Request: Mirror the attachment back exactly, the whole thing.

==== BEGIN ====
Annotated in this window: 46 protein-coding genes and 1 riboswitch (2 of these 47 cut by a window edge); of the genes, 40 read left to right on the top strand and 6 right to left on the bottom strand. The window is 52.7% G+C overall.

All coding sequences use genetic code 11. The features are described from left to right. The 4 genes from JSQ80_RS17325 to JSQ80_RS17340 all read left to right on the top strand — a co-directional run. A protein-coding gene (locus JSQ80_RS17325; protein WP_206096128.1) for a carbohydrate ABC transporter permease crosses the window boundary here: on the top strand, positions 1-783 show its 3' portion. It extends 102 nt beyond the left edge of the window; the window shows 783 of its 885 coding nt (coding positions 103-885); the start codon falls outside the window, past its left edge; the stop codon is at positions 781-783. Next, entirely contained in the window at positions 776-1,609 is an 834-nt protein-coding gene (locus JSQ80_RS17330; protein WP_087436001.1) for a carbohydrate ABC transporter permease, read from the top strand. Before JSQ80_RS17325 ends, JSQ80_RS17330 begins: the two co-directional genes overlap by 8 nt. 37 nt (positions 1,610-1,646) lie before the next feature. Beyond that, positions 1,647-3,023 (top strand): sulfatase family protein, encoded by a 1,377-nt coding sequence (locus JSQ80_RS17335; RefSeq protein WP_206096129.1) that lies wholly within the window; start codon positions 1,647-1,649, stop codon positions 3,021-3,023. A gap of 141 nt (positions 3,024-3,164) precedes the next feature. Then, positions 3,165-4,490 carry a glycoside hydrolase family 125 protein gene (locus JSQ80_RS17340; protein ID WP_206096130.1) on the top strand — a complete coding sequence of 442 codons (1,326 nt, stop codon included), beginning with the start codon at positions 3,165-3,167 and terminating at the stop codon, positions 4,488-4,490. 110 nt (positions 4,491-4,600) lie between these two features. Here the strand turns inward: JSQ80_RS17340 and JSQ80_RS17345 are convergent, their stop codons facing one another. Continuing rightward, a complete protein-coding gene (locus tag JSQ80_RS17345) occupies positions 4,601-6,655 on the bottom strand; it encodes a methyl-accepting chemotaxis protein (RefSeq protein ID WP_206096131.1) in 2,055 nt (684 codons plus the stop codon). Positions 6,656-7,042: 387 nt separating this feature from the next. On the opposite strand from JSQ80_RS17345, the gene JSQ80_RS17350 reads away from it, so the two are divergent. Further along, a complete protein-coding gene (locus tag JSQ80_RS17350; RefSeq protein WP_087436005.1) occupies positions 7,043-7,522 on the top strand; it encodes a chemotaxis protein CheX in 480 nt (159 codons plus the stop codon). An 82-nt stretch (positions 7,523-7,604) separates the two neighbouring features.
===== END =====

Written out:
Annotated in this window: 46 protein-coding genes and 1 riboswitch (2 of these 47 cut by a window edge); of the genes, 40 read left to right on the top strand and 6 right to left on the bottom strand. The window is 52.7% G+C overall.

All coding sequences use genetic code 11. The features are described from left to right. The 4 genes from JSQ80_RS17325 to JSQ80_RS17340 all read left to right on the top strand — a co-directional run. A protein-coding gene (locus JSQ80_RS17325; protein WP_206096128.1) for a carbohydrate ABC transporter permease crosses the window boundary here: on the top strand, positions 1-783 show its 3' portion. It extends 102 nt beyond the left edge of the window; the window shows 783 of its 885 coding nt (coding positions 103-885); the start codon falls outside the window, past its left edge; the stop codon is at positions 781-783. Next, entirely contained in the window at positions 776-1,609 is an 834-nt protein-coding gene (locus JSQ80_RS17330; protein WP_087436001.1) for a carbohydrate ABC transporter permease, read from the top strand. Before JSQ80_RS17325 ends, JSQ80_RS17330 begins: the two co-directional genes overlap by 8 nt. 37 nt (positions 1,610-1,646) lie before the next feature. Beyond that, positions 1,647-3,023 (top strand): sulfatase family protein, encoded by a 1,377-nt coding sequence (locus JSQ80_RS17335; RefSeq protein WP_206096129.1) that lies wholly within the window; start codon positions 1,647-1,649, stop codon positions 3,021-3,023. A gap of 141 nt (positions 3,024-3,164) precedes the next feature. Then, positions 3,165-4,490 carry a glycoside hydrolase family 125 protein gene (locus JSQ80_RS17340; protein ID WP_206096130.1) on the top strand — a complete coding sequence of 442 codons (1,326 nt, stop codon included), beginning with the start codon at positions 3,165-3,167 and terminating at the stop codon, positions 4,488-4,490. 110 nt (positions 4,491-4,600) lie between these two features. Here the strand turns inward: JSQ80_RS17340 and JSQ80_RS17345 are convergent, their stop codons facing one another. Continuing rightward, a complete protein-coding gene (locus tag JSQ80_RS17345) occupies positions 4,601-6,655 on the bottom strand; it encodes a methyl-accepting chemotaxis protein (RefSeq protein ID WP_206096131.1) in 2,055 nt (684 codons plus the stop codon). Positions 6,656-7,042: 387 nt separating this feature from the next. On the opposite strand from JSQ80_RS17345, the gene JSQ80_RS17350 reads away from it, so the two are divergent. Further along, a complete protein-coding gene (locus tag JSQ80_RS17350; RefSeq protein WP_087436005.1) occupies positions 7,043-7,522 on the top strand; it encodes a chemotaxis protein CheX in 480 nt (159 codons plus the stop codon). An 82-nt stretch (positions 7,523-7,604) separates the two neighbouring features.